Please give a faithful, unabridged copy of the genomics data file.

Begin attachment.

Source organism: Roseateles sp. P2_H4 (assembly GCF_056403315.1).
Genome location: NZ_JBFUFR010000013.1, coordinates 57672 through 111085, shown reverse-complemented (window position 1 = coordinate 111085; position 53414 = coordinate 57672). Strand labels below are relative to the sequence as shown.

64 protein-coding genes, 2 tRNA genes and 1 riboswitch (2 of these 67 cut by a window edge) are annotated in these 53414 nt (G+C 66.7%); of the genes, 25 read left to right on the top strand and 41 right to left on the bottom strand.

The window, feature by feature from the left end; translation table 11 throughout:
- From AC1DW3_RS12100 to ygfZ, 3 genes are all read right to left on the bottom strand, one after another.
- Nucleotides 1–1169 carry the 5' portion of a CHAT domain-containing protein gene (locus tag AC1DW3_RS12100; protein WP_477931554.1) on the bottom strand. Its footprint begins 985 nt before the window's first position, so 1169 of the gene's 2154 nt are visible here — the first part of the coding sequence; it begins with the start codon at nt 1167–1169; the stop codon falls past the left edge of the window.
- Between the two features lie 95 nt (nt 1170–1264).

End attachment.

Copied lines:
Source organism: Roseateles sp. P2_H4 (assembly GCF_056403315.1).
Genome location: NZ_JBFUFR010000013.1, coordinates 57672 through 111085, shown reverse-complemented (window position 1 = coordinate 111085; position 53414 = coordinate 57672). Strand labels below are relative to the sequence as shown.

64 protein-coding genes, 2 tRNA genes and 1 riboswitch (2 of these 67 cut by a window edge) are annotated in these 53414 nt (G+C 66.7%); of the genes, 25 read left to right on the top strand and 41 right to left on the bottom strand.

The window, feature by feature from the left end; translation table 11 throughout:
- From AC1DW3_RS12100 to ygfZ, 3 genes are all read right to left on the bottom strand, one after another.
- Nucleotides 1–1169 carry the 5' portion of a CHAT domain-containing protein gene (locus tag AC1DW3_RS12100; protein WP_477931554.1) on the bottom strand. Its footprint begins 985 nt before the window's first position, so 1169 of the gene's 2154 nt are visible here — the first part of the coding sequence; it begins with the start codon at nt 1167–1169; the stop codon falls past the left edge of the window.
- Between the two features lie 95 nt (nt 1170–1264).